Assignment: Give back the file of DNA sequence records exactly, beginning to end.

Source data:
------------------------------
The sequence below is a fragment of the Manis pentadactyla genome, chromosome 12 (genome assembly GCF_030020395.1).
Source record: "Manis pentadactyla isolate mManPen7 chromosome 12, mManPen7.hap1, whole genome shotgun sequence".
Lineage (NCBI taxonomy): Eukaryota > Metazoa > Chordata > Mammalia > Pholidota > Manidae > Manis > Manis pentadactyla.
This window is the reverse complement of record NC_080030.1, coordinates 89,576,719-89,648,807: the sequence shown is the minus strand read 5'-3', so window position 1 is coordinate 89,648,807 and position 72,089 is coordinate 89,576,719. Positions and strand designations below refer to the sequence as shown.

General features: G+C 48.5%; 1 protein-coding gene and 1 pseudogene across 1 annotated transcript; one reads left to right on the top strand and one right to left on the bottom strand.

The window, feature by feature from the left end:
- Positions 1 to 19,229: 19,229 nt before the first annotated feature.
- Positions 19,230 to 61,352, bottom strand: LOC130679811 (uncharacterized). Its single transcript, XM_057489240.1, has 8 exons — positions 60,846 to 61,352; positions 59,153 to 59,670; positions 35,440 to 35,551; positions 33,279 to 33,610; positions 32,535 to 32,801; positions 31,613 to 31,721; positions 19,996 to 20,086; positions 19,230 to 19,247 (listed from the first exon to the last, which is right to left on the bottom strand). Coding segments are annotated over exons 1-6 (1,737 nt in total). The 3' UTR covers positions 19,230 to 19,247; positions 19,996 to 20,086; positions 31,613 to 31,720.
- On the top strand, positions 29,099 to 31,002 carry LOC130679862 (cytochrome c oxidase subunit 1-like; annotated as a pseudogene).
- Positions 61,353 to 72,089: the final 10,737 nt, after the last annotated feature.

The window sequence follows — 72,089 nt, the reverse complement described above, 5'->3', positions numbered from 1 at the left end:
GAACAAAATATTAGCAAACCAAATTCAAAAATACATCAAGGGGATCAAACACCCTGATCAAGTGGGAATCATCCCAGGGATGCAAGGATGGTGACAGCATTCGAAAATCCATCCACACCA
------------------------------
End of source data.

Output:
The sequence below is a fragment of the Manis pentadactyla genome, chromosome 12 (genome assembly GCF_030020395.1).
Source record: "Manis pentadactyla isolate mManPen7 chromosome 12, mManPen7.hap1, whole genome shotgun sequence".
Lineage (NCBI taxonomy): Eukaryota > Metazoa > Chordata > Mammalia > Pholidota > Manidae > Manis > Manis pentadactyla.
This window is the reverse complement of record NC_080030.1, coordinates 89,576,719-89,648,807: the sequence shown is the minus strand read 5'-3', so window position 1 is coordinate 89,648,807 and position 72,089 is coordinate 89,576,719. Positions and strand designations below refer to the sequence as shown.

General features: G+C 48.5%; 1 protein-coding gene and 1 pseudogene across 1 annotated transcript; one reads left to right on the top strand and one right to left on the bottom strand.

The window, feature by feature from the left end:
- Positions 1 to 19,229: 19,229 nt before the first annotated feature.
- Positions 19,230 to 61,352, bottom strand: LOC130679811 (uncharacterized). Its single transcript, XM_057489240.1, has 8 exons — positions 60,846 to 61,352; positions 59,153 to 59,670; positions 35,440 to 35,551; positions 33,279 to 33,610; positions 32,535 to 32,801; positions 31,613 to 31,721; positions 19,996 to 20,086; positions 19,230 to 19,247 (listed from the first exon to the last, which is right to left on the bottom strand). Coding segments are annotated over exons 1-6 (1,737 nt in total). The 3' UTR covers positions 19,230 to 19,247; positions 19,996 to 20,086; positions 31,613 to 31,720.
- On the top strand, positions 29,099 to 31,002 carry LOC130679862 (cytochrome c oxidase subunit 1-like; annotated as a pseudogene).
- Positions 61,353 to 72,089: the final 10,737 nt, after the last annotated feature.

The window sequence follows — 72,089 nt, the reverse complement described above, 5'->3', positions numbered from 1 at the left end:
GAACAAAATATTAGCAAACCAAATTCAAAAATACATCAAGGGGATCAAACACCCTGATCAAGTGGGAATCATCCCAGGGATGCAAGGATGGTGACAGCATTCGAAAATCCATCCACACCA